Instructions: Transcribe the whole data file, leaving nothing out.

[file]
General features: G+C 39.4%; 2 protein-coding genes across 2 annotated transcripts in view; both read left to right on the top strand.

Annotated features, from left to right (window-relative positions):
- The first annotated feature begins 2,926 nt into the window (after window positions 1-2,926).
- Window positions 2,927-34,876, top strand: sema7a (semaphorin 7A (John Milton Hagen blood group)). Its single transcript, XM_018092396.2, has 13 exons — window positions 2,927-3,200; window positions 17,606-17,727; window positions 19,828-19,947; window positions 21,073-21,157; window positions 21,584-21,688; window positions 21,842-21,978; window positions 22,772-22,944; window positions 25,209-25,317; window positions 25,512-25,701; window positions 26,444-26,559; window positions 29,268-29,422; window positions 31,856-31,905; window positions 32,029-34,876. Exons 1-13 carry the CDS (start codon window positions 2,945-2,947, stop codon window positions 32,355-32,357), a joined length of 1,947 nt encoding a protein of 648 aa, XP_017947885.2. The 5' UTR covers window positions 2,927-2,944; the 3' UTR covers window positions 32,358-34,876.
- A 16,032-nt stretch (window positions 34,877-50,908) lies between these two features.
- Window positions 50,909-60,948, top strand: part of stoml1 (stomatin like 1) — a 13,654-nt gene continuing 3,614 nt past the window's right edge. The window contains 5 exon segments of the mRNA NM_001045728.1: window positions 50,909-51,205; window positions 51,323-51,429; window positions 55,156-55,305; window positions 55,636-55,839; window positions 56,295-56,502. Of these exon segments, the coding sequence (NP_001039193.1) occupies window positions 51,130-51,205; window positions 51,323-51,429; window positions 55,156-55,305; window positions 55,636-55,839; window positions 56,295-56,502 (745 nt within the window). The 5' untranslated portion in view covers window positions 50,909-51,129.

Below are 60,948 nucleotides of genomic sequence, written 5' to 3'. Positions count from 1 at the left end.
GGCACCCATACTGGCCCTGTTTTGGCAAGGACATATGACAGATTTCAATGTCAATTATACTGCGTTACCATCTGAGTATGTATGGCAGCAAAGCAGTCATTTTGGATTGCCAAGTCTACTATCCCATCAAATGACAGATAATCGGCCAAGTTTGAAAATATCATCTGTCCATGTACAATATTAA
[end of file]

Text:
General features: G+C 39.4%; 2 protein-coding genes across 2 annotated transcripts in view; both read left to right on the top strand.

Annotated features, from left to right (window-relative positions):
- The first annotated feature begins 2,926 nt into the window (after window positions 1-2,926).
- Window positions 2,927-34,876, top strand: sema7a (semaphorin 7A (John Milton Hagen blood group)). Its single transcript, XM_018092396.2, has 13 exons — window positions 2,927-3,200; window positions 17,606-17,727; window positions 19,828-19,947; window positions 21,073-21,157; window positions 21,584-21,688; window positions 21,842-21,978; window positions 22,772-22,944; window positions 25,209-25,317; window positions 25,512-25,701; window positions 26,444-26,559; window positions 29,268-29,422; window positions 31,856-31,905; window positions 32,029-34,876. Exons 1-13 carry the CDS (start codon window positions 2,945-2,947, stop codon window positions 32,355-32,357), a joined length of 1,947 nt encoding a protein of 648 aa, XP_017947885.2. The 5' UTR covers window positions 2,927-2,944; the 3' UTR covers window positions 32,358-34,876.
- A 16,032-nt stretch (window positions 34,877-50,908) lies between these two features.
- Window positions 50,909-60,948, top strand: part of stoml1 (stomatin like 1) — a 13,654-nt gene continuing 3,614 nt past the window's right edge. The window contains 5 exon segments of the mRNA NM_001045728.1: window positions 50,909-51,205; window positions 51,323-51,429; window positions 55,156-55,305; window positions 55,636-55,839; window positions 56,295-56,502. Of these exon segments, the coding sequence (NP_001039193.1) occupies window positions 51,130-51,205; window positions 51,323-51,429; window positions 55,156-55,305; window positions 55,636-55,839; window positions 56,295-56,502 (745 nt within the window). The 5' untranslated portion in view covers window positions 50,909-51,129.

Below are 60,948 nucleotides of genomic sequence, written 5' to 3'. Positions count from 1 at the left end.
GGCACCCATACTGGCCCTGTTTTGGCAAGGACATATGACAGATTTCAATGTCAATTATACTGCGTTACCATCTGAGTATGTATGGCAGCAAAGCAGTCATTTTGGATTGCCAAGTCTACTATCCCATCAAATGACAGATAATCGGCCAAGTTTGAAAATATCATCTGTCCATGTACAATATTAA